28 U.S.C. § 1867 sets out the method for challenging jury selection on the basis of substantial noncompliance with the Act. Section 1867(a) requires a defendant prior to the voir dire to move to dismiss the indictment or stay the proceedings. Section 1867(d) requires that the motion be accompanied by a sworn statement of facts that, if true, demonstrate a substantial failure to comply with the Act. Section 1867(e) states that the procedures prescribed in § 1867 are the exclusive means by which a defendant may challenge a jury on the basis of noncompliance with the Act.


Significantly, counsel for appellant omitted to accompany his motion with the required sworn statement. The legislative history makes clear that this requirement was considered independently important as a means for discouraging spurious challenges filed for dilatory purposes. The reports of both Houses contain this comment regarding the sworn statement:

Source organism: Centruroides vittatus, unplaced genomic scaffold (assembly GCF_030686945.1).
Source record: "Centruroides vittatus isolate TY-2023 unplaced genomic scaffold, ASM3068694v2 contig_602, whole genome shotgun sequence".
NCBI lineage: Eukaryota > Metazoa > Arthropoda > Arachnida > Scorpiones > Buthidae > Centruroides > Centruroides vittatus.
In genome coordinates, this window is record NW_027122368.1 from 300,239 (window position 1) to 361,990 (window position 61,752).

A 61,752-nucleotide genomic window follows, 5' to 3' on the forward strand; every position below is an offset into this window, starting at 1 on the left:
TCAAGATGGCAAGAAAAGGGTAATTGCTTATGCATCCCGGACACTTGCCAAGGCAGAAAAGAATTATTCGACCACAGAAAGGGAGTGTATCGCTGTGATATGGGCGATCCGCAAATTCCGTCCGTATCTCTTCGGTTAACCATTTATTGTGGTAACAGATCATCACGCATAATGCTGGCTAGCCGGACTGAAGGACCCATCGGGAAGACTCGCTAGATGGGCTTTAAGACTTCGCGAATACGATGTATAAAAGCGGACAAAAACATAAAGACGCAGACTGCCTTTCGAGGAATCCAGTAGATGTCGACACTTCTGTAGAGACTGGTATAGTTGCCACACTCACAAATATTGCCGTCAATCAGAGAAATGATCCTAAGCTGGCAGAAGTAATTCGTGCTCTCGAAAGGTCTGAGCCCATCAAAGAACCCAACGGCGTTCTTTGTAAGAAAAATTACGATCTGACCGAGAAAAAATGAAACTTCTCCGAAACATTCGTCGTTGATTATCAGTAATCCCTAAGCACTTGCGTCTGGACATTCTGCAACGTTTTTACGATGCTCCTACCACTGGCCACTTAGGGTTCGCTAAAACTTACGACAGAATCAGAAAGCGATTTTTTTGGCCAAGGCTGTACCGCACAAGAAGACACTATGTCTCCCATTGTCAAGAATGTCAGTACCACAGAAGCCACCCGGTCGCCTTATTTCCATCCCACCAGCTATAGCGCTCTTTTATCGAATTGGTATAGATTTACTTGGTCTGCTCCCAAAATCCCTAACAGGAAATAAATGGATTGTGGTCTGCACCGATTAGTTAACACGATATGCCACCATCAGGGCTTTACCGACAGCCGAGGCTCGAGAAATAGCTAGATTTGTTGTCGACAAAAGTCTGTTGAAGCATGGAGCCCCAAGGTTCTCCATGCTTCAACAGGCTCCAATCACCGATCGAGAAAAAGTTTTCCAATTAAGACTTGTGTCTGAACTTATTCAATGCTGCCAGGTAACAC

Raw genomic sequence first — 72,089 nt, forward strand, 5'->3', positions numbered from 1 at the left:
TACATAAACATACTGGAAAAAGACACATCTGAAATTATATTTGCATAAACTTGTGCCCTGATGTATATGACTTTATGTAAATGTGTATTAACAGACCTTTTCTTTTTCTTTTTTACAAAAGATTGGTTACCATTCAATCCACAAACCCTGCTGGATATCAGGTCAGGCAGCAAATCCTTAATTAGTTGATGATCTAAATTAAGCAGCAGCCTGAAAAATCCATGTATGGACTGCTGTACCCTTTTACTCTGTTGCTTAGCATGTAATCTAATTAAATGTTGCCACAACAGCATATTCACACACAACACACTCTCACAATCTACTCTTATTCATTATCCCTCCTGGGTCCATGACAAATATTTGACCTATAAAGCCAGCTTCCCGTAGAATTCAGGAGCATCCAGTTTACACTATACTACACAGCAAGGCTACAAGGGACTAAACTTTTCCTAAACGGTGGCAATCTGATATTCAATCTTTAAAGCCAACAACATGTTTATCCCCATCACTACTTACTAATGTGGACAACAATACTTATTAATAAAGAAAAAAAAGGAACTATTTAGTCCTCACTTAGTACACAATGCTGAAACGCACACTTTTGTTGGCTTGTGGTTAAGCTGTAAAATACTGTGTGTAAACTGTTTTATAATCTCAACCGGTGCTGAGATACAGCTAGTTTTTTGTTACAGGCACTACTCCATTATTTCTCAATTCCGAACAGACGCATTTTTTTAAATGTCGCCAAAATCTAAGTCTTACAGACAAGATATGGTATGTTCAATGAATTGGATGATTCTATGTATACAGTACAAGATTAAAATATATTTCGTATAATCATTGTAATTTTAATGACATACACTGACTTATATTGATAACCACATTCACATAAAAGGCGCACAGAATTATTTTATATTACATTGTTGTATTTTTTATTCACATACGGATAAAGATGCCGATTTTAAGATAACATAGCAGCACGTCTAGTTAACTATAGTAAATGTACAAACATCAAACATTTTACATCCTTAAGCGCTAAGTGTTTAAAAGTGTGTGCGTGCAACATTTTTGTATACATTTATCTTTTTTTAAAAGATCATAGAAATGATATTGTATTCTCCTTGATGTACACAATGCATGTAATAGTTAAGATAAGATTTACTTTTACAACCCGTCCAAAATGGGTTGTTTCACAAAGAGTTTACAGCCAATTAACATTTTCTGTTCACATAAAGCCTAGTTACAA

This threshold requirement to a successful challenge will make it possible for the judge to review a challenge motion and swiftly dispose of it if it fails, on its face, to state a case for which a remedy could be granted.


H.R.Rep. No. 1076, 90th Cong., 2d Sess. (1968), reprinted in 1968 U.S.Code Cong. & Admin.News, pp. 1792, 1806; S.Rep. 891, 90th Cong., 1st Sess. 33 (1967).


The courts have strictly enforced both the timeliness and sworn statement requirements of § 1867. This court has refused to consider a statutory challenge raised after the empanelling of a jury. See United States v. DeAlba-Conrado, 481 F.2d 1266 (5th Cir. 1973).